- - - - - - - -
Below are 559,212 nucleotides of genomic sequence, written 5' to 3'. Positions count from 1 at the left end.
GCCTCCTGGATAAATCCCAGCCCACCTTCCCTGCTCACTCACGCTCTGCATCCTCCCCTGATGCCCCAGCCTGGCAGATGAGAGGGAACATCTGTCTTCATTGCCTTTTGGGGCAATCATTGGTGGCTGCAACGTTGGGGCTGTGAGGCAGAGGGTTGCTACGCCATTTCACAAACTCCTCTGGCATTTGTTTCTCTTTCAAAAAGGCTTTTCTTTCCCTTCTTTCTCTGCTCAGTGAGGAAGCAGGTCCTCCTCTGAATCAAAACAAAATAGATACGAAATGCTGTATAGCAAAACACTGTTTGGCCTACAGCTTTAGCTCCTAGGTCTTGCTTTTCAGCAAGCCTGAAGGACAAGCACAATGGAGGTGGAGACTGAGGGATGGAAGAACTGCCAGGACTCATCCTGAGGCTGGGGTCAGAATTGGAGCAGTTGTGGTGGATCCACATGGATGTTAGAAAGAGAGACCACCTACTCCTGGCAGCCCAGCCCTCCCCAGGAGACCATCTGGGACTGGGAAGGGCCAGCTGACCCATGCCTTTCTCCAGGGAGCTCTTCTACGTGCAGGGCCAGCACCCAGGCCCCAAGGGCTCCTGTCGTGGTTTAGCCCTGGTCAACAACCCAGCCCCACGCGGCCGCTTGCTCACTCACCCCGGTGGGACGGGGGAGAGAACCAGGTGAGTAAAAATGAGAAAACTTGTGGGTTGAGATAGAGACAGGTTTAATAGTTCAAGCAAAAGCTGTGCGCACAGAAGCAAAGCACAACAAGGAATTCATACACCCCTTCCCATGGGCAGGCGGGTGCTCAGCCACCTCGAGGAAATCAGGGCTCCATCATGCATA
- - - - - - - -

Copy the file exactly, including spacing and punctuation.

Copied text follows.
Below are 559,212 nucleotides of genomic sequence, written 5' to 3'. Positions count from 1 at the left end.
GCCTCCTGGATAAATCCCAGCCCACCTTCCCTGCTCACTCACGCTCTGCATCCTCCCCTGATGCCCCAGCCTGGCAGATGAGAGGGAACATCTGTCTTCATTGCCTTTTGGGGCAATCATTGGTGGCTGCAACGTTGGGGCTGTGAGGCAGAGGGTTGCTACGCCATTTCACAAACTCCTCTGGCATTTGTTTCTCTTTCAAAAAGGCTTTTCTTTCCCTTCTTTCTCTGCTCAGTGAGGAAGCAGGTCCTCCTCTGAATCAAAACAAAATAGATACGAAATGCTGTATAGCAAAACACTGTTTGGCCTACAGCTTTAGCTCCTAGGTCTTGCTTTTCAGCAAGCCTGAAGGACAAGCACAATGGAGGTGGAGACTGAGGGATGGAAGAACTGCCAGGACTCATCCTGAGGCTGGGGTCAGAATTGGAGCAGTTGTGGTGGATCCACATGGATGTTAGAAAGAGAGACCACCTACTCCTGGCAGCCCAGCCCTCCCCAGGAGACCATCTGGGACTGGGAAGGGCCAGCTGACCCATGCCTTTCTCCAGGGAGCTCTTCTACGTGCAGGGCCAGCACCCAGGCCCCAAGGGCTCCTGTCGTGGTTTAGCCCTGGTCAACAACCCAGCCCCACGCGGCCGCTTGCTCACTCACCCCGGTGGGACGGGGGAGAGAACCAGGTGAGTAAAAATGAGAAAACTTGTGGGTTGAGATAGAGACAGGTTTAATAGTTCAAGCAAAAGCTGTGCGCACAGAAGCAAAGCACAACAAGGAATTCATACACCCCTTCCCATGGGCAGGCGGGTGCTCAGCCACCTCGAGGAAATCAGGGCTCCATCATGCATA